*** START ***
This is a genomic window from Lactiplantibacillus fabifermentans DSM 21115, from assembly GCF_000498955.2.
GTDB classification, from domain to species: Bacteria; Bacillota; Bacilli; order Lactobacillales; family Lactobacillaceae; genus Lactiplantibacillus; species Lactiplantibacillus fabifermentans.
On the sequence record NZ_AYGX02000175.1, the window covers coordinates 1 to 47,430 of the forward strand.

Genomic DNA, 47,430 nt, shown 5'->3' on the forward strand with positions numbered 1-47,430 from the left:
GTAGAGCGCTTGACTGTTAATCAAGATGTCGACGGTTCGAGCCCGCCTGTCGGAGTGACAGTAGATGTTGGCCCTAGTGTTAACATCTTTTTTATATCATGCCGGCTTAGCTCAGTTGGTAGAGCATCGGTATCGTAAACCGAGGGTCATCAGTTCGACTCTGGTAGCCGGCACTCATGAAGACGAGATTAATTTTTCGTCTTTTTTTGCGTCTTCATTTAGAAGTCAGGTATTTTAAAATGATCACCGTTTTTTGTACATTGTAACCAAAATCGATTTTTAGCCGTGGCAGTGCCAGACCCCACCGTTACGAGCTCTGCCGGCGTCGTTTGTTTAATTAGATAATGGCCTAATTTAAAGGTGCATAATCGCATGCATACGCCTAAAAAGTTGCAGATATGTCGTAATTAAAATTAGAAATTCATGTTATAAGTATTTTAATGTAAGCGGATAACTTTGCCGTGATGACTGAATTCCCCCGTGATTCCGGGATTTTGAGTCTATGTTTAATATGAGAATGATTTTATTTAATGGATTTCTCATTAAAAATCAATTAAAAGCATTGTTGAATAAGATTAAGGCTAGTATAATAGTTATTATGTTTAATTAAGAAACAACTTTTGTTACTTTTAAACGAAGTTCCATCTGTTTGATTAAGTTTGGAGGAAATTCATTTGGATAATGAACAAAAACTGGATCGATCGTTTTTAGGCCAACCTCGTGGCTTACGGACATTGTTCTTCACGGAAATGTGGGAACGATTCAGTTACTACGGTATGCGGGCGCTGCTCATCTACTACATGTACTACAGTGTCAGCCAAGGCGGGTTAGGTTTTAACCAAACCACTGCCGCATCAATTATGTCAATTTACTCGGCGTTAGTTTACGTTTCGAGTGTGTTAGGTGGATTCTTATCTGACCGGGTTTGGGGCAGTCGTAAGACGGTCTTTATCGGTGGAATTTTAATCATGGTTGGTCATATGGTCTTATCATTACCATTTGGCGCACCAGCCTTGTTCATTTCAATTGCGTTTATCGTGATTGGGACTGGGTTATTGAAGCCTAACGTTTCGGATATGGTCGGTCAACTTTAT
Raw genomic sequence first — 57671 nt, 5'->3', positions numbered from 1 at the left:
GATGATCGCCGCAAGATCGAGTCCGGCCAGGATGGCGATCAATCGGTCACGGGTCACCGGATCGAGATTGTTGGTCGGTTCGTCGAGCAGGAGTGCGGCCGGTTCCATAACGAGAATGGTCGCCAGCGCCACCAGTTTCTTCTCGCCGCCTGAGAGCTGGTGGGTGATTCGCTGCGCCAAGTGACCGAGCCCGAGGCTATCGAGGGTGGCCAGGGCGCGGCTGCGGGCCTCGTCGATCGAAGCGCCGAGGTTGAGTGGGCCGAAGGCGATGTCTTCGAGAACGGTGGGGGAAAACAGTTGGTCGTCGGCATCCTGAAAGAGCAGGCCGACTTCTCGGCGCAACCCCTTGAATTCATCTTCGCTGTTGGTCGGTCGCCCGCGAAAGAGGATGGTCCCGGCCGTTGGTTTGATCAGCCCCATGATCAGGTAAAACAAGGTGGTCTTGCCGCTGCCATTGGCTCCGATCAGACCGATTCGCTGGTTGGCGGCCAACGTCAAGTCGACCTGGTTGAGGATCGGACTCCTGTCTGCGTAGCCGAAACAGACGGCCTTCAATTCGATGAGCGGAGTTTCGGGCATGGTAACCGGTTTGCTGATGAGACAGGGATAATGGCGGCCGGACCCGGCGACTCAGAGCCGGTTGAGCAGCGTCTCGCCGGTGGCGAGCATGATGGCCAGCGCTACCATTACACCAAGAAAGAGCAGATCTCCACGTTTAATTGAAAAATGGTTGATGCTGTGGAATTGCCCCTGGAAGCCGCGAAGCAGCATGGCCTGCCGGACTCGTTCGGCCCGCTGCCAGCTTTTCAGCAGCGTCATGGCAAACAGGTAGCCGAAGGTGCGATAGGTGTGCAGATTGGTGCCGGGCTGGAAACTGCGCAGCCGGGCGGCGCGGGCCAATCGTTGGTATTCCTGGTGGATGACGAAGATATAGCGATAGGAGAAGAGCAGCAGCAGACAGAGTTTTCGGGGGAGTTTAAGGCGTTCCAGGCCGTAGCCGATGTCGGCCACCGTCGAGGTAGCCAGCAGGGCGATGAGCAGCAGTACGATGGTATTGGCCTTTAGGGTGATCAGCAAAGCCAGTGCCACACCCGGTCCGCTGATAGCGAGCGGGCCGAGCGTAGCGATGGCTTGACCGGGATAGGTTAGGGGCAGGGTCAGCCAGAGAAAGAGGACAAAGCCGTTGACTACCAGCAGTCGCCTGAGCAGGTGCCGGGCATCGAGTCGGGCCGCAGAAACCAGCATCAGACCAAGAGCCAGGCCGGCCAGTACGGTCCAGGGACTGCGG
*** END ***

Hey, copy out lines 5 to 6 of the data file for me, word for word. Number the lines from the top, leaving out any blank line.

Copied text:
GTAGAGCGCTTGACTGTTAATCAAGATGTCGACGGTTCGAGCCCGCCTGTCGGAGTGACAGTAGATGTTGGCCCTAGTGTTAACATCTTTTTTATATCATGCCGGCTTAGCTCAGTTGGTAGAGCATCGGTATCGTAAACCGAGGGTCATCAGTTCGACTCTGGTAGCCGGCACTCATGAAGACGAGATTAATTTTTCGTCTTTTTTTGCGTCTTCATTTAGAAGTCAGGTATTTTAAAATGATCACCGTTTTTTGTACATTGTAACCAAAATCGATTTTTAGCCGTGGCAGTGCCAGACCCCACCGTTACGAGCTCTGCCGGCGTCGTTTGTTTAATTAGATAATGGCCTAATTTAAAGGTGCATAATCGCATGCATACGCCTAAAAAGTTGCAGATATGTCGTAATTAAAATTAGAAATTCATGTTATAAGTATTTTAATGTAAGCGGATAACTTTGCCGTGATGACTGAATTCCCCCGTGATTCCGGGATTTTGAGTCTATGTTTAATATGAGAATGATTTTATTTAATGGATTTCTCATTAAAAATCAATTAAAAGCATTGTTGAATAAGATTAAGGCTAGTATAATAGTTATTATGTTTAATTAAGAAACAACTTTTGTTACTTTTAAACGAAGTTCCATCTGTTTGATTAAGTTTGGAGGAAATTCATTTGGATAATGAACAAAAACTGGATCGATCGTTTTTAGGCCAACCTCGTGGCTTACGGACATTGTTCTTCACGGAAATGTGGGAACGATTCAGTTACTACGGTATGCGGGCGCTGCTCATCTACTACATGTACTACAGTGTCAGCCAAGGCGGGTTAGGTTTTAACCAAACCACTGCCGCATCAATTATGTCAATTTACTCGGCGTTAGTTTACGTTTCGAGTGTGTTAGGTGGATTCTTATCTGACCGGGTTTGGGGCAGTCGTAAGACGGTCTTTATCGGTGGAATTTTAATCATGGTTGGTCATATGGTCTTATCATTACCATTTGGCGCACCAGCCTTGTTCATTTCAATTGCGTTTATCGTGATTGGGACTGGGTTATTGAAGCCTAACGTTTCGGATATGGTCGGTCAACTTTAT
Raw genomic sequence first — 57671 nt, 5'->3', positions numbered from 1 at the left: